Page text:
stories from the Public Lab community
A full five days before the Appalachia Barnraising, out of work for only three days, and I get an email from Stevie through the Public Lab listserv -- registration has been extended! I had no idea what a "Barnraising" or an "un-conference" was in this context, but after doing a little research on the website I make a quick decision that I should definitely get in my car and drive from western MA to Morgantown, WV for this event. Since I had lived in the Appalachians of southwest VA and had done some research on contaminated mine drainage, the theme of extreme resource extraction (such as mountaintop removal coal mining and natural gas fracking) really drew me in. Even more so was the opportunity to hear the personal stories of those directly affected by the dusty and cancer-causing air, flammable and polluted water, and who live in towns manipulated by out-of-town greed and a desperate need for local jobs. As best I could I prepared myself to not be an obvious out-of-touch academic and went forth with as little expectations as possible, with an open mind and ready to learn.
The Barnraising event was held in a fantastic space for having collaborative interactions such as this, at the Media Innovation Center at West Virginia University. Being used to huge academic conferences where you have to be approved to give a presentation months in advance, I was initially confused as to why there was no schedule. But oh! This was an "un-conference." So after setting up a few ground rules and explaining the ethics policy (an interesting and definitely important idea), we set about creating a schedule of sessions in a democratic-type way. First, each person wrote an idea for a discussion topic that most interested them, shared it with the group and stuck it to the wall. Not being at all prepared for this, I wrote something like "water quality monitoring -- what we have and what we need." With a wall full of very diverse ideas, we grouped them and put them on the whiteboard schedule. I found this to be a fascinating exercise in how complete strangers had to interact, balance competing personal interests, and without any obvious overtones of elevating anyone's expertise above another. (Sidenote: having nametags with just names and introductions without listing off the resume is a great way to level the playing field!)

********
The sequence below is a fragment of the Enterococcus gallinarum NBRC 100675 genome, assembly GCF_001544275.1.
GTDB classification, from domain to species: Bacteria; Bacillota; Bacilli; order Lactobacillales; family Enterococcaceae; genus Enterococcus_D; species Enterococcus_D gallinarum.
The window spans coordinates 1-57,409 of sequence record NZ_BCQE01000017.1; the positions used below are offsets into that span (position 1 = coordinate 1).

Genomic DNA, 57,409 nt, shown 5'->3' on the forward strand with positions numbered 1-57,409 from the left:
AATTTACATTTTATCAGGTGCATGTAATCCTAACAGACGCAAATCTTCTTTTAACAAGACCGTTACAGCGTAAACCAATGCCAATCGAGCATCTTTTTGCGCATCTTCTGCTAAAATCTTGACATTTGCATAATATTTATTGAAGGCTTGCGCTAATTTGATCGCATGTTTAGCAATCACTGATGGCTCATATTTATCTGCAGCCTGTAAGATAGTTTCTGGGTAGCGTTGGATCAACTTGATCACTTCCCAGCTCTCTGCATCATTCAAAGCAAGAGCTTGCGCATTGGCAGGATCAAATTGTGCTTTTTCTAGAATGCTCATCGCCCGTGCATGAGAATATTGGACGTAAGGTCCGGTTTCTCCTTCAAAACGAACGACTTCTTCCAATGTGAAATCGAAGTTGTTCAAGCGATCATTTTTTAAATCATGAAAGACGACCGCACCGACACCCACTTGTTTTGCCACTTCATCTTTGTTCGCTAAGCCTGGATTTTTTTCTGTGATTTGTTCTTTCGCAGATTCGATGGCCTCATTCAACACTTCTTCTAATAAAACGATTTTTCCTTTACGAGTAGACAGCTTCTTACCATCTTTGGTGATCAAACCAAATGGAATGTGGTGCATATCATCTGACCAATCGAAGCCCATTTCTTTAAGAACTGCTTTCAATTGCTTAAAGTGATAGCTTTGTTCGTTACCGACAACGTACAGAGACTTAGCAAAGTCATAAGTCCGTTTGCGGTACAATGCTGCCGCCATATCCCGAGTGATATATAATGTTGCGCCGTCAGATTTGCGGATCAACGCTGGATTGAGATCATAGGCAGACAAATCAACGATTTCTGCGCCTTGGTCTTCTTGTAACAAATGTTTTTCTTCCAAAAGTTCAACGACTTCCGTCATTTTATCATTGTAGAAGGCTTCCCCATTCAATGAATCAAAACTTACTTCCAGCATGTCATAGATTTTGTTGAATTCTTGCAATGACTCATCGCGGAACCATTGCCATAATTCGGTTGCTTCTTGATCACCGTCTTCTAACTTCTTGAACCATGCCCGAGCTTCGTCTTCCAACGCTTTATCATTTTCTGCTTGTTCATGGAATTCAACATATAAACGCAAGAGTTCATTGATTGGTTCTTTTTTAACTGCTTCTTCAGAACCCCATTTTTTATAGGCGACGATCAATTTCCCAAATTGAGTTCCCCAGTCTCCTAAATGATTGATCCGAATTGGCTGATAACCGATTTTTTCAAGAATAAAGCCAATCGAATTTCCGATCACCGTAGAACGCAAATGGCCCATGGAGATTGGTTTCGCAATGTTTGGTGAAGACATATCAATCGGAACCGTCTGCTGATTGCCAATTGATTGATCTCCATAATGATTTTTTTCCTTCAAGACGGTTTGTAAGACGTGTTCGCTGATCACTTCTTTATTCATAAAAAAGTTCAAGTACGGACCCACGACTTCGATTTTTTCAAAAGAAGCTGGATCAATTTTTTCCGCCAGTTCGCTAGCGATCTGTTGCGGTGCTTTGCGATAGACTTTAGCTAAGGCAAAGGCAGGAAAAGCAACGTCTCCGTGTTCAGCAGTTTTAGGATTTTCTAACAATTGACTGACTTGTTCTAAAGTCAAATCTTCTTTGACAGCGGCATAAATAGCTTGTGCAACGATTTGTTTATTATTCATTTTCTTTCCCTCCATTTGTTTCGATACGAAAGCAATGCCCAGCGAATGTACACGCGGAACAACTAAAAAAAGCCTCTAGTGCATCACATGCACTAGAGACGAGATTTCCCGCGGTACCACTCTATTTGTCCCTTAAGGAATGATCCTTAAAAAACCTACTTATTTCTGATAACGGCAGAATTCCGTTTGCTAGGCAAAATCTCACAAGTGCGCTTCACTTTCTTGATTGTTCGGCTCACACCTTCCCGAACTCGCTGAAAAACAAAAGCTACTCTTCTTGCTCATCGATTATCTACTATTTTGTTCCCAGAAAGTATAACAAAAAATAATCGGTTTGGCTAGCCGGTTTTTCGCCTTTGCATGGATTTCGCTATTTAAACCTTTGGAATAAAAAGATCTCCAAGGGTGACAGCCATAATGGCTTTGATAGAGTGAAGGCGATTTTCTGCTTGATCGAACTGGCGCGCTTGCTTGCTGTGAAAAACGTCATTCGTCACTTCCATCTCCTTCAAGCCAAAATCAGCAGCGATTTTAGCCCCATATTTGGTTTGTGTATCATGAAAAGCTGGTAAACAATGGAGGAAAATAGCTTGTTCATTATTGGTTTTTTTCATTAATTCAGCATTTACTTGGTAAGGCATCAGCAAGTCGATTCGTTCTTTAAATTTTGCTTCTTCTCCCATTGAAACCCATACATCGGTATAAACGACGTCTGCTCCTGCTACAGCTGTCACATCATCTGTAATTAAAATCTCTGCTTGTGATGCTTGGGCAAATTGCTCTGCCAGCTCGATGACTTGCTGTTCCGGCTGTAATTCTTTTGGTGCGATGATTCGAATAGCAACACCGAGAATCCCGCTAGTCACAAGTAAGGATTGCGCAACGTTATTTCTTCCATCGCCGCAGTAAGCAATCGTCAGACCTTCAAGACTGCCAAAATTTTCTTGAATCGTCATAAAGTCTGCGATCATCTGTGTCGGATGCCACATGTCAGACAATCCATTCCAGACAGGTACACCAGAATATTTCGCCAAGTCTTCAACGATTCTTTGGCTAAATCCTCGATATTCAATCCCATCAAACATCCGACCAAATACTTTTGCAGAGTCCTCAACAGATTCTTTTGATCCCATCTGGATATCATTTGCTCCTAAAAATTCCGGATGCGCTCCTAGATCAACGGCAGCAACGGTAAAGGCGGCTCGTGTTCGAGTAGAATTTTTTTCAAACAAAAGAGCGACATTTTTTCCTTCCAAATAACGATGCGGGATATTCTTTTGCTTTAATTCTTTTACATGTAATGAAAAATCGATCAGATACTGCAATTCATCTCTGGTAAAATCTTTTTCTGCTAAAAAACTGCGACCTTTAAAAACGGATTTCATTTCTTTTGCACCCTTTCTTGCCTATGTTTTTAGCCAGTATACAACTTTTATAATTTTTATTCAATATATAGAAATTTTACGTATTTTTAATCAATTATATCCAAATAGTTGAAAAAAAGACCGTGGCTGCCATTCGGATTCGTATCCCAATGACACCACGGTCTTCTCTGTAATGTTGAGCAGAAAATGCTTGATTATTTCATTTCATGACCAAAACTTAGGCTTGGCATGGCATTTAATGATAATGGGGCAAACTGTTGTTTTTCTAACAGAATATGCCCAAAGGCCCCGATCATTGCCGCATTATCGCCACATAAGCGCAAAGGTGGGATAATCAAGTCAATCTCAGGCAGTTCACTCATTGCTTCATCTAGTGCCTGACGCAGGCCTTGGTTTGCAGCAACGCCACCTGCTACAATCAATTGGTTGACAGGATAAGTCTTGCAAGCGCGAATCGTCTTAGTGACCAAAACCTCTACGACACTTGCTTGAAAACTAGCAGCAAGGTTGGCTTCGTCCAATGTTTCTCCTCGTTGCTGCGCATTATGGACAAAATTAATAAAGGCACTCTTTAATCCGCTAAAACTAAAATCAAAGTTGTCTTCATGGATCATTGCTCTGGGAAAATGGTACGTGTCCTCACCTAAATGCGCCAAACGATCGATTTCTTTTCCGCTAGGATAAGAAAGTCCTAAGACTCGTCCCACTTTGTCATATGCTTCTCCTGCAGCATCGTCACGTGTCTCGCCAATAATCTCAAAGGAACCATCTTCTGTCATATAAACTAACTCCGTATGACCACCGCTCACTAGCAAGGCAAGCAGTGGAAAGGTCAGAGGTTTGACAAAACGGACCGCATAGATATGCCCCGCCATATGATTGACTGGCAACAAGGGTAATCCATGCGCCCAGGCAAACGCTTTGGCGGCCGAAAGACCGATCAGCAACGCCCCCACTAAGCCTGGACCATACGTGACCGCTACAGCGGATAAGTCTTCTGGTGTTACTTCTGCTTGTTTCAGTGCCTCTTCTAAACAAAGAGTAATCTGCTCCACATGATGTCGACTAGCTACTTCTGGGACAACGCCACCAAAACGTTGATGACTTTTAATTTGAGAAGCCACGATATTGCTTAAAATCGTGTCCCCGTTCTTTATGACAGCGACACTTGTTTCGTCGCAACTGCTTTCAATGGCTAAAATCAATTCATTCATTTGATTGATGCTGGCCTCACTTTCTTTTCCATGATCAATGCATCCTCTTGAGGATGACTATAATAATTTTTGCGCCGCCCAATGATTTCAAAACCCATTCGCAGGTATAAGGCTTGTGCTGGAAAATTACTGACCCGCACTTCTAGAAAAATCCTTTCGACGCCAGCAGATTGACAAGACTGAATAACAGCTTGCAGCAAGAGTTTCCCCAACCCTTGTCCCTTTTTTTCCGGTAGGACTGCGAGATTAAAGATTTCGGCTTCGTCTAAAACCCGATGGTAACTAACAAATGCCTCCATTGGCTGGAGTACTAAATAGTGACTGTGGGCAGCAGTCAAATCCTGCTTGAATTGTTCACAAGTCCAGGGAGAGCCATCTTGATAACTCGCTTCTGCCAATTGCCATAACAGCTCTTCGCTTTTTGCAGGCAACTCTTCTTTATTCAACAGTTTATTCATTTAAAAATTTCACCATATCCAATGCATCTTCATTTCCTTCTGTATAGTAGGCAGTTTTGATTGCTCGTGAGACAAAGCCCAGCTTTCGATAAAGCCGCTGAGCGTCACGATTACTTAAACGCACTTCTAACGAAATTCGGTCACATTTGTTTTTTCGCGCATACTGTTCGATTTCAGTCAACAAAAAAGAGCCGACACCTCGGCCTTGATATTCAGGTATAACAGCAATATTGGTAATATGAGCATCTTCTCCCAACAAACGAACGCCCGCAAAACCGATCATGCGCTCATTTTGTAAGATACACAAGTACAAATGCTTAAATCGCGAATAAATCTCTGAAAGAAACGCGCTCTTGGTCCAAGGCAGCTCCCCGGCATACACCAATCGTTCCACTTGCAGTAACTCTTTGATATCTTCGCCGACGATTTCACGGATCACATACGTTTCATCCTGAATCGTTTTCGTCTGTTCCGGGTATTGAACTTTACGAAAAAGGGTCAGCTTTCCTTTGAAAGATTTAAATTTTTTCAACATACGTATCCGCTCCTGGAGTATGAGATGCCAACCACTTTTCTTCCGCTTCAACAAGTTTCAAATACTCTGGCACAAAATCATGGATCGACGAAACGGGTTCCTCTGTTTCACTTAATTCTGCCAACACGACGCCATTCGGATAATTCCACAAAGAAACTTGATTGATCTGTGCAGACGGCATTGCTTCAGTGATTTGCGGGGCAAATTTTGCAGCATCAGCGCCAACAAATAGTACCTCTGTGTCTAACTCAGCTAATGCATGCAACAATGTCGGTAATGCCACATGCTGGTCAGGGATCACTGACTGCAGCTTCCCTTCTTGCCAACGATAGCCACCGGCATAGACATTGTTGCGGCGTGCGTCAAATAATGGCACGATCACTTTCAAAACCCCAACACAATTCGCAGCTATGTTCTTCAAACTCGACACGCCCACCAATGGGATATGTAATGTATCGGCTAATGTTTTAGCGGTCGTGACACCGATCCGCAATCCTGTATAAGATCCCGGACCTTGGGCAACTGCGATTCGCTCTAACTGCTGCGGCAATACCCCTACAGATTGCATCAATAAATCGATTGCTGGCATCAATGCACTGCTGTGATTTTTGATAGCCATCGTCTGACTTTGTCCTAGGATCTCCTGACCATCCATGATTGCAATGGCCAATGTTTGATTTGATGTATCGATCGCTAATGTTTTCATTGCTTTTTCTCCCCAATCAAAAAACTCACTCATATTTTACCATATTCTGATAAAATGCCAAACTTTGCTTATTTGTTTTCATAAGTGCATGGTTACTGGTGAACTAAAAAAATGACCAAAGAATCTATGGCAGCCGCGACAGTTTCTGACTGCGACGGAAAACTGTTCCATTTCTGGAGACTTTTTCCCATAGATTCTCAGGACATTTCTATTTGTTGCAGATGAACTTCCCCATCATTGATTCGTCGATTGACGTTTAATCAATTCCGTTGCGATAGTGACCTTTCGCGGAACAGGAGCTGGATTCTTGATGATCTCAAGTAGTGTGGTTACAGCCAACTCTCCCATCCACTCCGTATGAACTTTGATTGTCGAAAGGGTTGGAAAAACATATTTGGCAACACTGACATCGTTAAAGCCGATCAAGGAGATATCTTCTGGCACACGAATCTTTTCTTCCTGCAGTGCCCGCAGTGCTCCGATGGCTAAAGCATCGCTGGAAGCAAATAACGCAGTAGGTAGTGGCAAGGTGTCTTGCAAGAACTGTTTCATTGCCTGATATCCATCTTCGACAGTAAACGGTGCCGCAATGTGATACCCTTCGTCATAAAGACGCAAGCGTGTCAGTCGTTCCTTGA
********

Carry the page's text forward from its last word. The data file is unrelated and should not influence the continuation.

Photo credit: Carol Johnson
Throughout the day, I participated in many interesting discussions: youth outreach with art and data integration using Public Lab resources, how to create sustainable economies in WV, how to assemble Kaptery dataloggers for obtaining environmental data (e.g. temperature and barometric pressure), and how communities can monitor air quality. Without naming the specific sessions, I would like to share some observations I had about what worked and what didn't in terms of achieving a useful outcome. These thoughts could be helpful in any gathering of diverse groups of people who are trying to come together to solve a critical problem.